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It is not uncommon to see companies perform well in the years after insiders buy shares. The flip side of that is that there are more than a few examples of insiders dumping stock prior to a period of weak performance. So we'll take a look at whether insiders have been buying or selling shares in The Howard Hughes Corporation (NYSE:HHC).
What Is Insider Selling?
It's quite normal to see company insiders, such as board members, trading in company stock, from time to time. However, most countries require that the company discloses such transactions to the market.
We don't think shareholders should simply follow insider transactions. But equally, we would consider it foolish to ignore insider transactions altogether. As Peter Lynch said, 'insiders might sell their shares for any number of reasons, but they buy them for only one: they think the price will rise'.
Howard Hughes Insider Transactions Over The Last Year
Over the last year, we can see that the biggest insider purchase was by Independent Director Mary Tighe for US$500k worth of shares, at about US$49.48 per share. So it's clear an insider wanted to buy, at around the current price, which is US$53.92. That means they have been optimistic about the company in the past, though they may have changed their mind. We do always like to see insider buying, but it is worth noting if those purchases were made at well below today's share price, as the discount to value may have narrowed with the rising price. In this case we're pleased to report that the insider purchases were made at close to current prices.
Happily, we note that in the last year insiders paid US$2.4m for 31.35k shares. On the other hand they divested 500.00 shares, for US$63k. In total, Howard Hughes insiders bought more than they sold over the last year. The average buy price was around US$77.68. I'd consider this a positive as it suggests insiders see value at around the current price. You can see a visual depiction of insider transactions (by companies and individuals) over the last 12 months, below. By clicking on the graph below, you can see the precise details of each insider transaction!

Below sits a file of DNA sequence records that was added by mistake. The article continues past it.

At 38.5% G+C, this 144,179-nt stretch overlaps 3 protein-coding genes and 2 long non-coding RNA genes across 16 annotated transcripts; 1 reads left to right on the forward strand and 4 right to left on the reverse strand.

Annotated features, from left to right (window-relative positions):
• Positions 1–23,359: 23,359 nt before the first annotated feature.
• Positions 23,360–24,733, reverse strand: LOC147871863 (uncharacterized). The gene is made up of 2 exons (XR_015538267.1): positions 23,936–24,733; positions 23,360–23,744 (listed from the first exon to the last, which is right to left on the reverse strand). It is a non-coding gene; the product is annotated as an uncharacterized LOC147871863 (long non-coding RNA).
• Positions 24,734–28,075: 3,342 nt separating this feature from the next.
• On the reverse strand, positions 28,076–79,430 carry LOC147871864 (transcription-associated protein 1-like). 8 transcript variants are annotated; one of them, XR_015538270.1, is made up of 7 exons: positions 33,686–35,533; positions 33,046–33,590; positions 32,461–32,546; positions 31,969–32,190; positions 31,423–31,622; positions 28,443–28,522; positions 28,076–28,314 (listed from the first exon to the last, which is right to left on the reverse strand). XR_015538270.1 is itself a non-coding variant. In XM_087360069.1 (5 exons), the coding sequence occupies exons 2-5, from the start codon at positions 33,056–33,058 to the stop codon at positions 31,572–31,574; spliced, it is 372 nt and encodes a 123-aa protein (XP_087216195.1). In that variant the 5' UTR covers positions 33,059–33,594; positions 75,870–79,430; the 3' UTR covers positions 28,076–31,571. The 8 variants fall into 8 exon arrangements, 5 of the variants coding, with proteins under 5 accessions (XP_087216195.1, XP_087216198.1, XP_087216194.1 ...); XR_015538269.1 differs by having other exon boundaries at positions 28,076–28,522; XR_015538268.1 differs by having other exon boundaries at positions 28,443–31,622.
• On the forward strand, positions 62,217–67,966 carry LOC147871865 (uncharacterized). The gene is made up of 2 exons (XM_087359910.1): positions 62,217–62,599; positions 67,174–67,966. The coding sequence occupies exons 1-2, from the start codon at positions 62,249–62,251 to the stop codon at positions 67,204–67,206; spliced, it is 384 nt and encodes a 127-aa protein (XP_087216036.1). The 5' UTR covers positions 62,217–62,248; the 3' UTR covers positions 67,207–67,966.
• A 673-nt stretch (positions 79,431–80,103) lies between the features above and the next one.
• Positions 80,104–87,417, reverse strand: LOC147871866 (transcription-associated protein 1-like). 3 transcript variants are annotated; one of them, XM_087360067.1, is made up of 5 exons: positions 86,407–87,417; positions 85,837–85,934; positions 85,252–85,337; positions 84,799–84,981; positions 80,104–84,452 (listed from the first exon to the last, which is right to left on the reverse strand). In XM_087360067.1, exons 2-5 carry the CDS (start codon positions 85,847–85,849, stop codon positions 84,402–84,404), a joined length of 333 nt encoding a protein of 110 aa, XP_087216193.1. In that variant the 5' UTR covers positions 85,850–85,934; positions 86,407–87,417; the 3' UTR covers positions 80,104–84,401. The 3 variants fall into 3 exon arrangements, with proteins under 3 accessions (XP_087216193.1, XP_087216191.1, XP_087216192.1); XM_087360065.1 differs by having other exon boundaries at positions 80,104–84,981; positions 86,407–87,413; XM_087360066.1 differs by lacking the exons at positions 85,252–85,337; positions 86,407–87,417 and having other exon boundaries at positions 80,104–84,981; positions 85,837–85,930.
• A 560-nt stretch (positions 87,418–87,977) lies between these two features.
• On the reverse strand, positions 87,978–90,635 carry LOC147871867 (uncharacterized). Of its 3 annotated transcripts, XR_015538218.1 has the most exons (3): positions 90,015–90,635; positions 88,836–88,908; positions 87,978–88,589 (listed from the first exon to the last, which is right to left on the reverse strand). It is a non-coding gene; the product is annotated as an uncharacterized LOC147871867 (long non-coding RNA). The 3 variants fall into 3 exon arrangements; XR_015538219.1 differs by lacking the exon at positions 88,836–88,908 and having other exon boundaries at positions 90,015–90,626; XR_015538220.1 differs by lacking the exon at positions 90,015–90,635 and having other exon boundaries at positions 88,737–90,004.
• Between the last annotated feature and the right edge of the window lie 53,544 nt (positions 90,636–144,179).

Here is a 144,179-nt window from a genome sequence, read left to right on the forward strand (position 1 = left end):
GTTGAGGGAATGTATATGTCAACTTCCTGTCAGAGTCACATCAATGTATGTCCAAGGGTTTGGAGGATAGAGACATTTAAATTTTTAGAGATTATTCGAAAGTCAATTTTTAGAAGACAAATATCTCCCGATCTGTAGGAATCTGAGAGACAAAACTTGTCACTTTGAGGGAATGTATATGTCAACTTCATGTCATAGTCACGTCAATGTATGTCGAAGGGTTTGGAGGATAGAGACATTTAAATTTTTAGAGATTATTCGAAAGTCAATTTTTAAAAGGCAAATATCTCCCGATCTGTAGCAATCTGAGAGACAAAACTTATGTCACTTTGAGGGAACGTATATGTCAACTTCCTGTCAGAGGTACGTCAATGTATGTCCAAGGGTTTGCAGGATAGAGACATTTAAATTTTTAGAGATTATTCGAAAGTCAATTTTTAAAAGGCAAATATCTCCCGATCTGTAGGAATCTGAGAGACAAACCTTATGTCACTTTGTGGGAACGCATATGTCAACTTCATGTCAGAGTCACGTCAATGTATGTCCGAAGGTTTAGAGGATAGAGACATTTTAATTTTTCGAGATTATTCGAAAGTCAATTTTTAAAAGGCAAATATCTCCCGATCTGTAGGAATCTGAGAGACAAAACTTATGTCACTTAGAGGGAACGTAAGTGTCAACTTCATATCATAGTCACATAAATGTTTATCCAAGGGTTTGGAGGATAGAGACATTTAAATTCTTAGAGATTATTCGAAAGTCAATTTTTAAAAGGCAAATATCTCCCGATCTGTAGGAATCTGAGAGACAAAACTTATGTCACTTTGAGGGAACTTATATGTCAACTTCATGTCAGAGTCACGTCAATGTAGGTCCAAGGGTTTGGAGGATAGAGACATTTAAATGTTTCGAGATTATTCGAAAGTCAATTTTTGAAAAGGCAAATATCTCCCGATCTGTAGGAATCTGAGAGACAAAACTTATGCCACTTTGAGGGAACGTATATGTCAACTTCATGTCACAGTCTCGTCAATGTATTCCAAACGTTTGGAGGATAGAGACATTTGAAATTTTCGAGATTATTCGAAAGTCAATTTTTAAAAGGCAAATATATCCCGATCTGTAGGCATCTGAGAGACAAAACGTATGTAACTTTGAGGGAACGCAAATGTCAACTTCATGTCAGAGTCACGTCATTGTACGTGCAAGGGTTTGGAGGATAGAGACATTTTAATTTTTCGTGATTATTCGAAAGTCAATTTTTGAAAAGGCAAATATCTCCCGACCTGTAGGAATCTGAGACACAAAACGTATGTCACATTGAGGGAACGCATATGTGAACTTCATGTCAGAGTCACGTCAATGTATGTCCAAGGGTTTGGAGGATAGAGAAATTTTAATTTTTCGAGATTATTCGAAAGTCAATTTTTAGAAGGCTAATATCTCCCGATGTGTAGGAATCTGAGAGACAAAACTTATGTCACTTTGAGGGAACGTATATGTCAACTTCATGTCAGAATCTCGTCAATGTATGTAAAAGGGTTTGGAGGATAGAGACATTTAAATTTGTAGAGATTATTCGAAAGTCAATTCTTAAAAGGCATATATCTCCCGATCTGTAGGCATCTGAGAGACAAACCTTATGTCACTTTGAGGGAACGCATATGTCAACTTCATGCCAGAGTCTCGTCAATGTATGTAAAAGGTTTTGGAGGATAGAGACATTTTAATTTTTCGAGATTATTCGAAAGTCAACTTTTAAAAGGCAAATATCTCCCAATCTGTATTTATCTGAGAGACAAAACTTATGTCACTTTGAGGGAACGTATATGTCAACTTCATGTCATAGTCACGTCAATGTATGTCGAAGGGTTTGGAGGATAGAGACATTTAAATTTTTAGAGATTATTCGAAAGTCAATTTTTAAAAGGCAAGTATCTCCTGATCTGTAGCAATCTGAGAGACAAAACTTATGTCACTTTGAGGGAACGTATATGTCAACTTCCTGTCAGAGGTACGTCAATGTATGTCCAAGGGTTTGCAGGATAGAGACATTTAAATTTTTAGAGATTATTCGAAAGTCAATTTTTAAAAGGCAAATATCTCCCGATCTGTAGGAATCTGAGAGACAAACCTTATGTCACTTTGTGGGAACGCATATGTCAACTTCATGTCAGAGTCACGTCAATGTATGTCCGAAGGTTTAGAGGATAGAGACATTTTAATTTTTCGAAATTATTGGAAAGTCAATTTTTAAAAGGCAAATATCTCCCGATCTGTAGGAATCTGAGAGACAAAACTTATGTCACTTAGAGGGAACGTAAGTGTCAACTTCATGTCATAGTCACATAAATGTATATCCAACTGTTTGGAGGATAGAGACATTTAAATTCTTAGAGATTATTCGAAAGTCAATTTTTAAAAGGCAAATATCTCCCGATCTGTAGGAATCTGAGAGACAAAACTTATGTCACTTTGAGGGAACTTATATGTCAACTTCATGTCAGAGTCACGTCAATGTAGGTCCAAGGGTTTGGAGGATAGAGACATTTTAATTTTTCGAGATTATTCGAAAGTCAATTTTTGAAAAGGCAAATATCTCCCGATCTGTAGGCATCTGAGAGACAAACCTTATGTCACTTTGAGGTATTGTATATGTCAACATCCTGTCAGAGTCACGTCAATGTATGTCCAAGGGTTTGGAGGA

Howard Hughes is not the only stock insiders are buying. So take a peek at this free list of growing companies with insider buying.
Insider Ownership of Howard Hughes
Looking at the total insider shareholdings in a company can help to inform your view of whether they are well aligned with common shareholders. Usually, the higher the insider ownership, the more likely it is that insiders will be incentivised to build the company for the long term. Howard Hughes insiders own 3.7% of the company, currently worth about US$107m based on the recent share price. I like to see this level of insider ownership, because it increases the chances that management are thinking about the best interests of shareholders.
What Might The Insider Transactions At Howard Hughes Tell Us?
There haven't been any insider transactions in the last three months -- that doesn't mean much. On a brighter note, the transactions over the last year are encouraging. Judging from their transactions, and high insider ownership, Howard Hughes insiders feel good about the company's future. So these insider transactions can help us build a thesis about the stock, but it's also worthwhile knowing the risks facing this company. Every company has risks, and we've spotted 2 warning signs for Howard Hughes (of which 1 shouldn't be ignored!) you should know about.
Of course, you might find a fantastic investment by looking elsewhere. So take a peek at this free list of interesting companies.
For the purposes of this article, insiders are those individuals who report their transactions to the relevant regulatory body. We currently account for open market transactions and private dispositions, but not derivative transactions.
This article by Simply Wall St is general in nature. It does not constitute a recommendation to buy or sell any stock, and does not take account of your objectives, or your financial situation. We aim to bring you long-term focused analysis driven by fundamental data. Note that our analysis may not factor in the latest price-sensitive company announcements or qualitative material. Simply Wall St has no position in any stocks mentioned.
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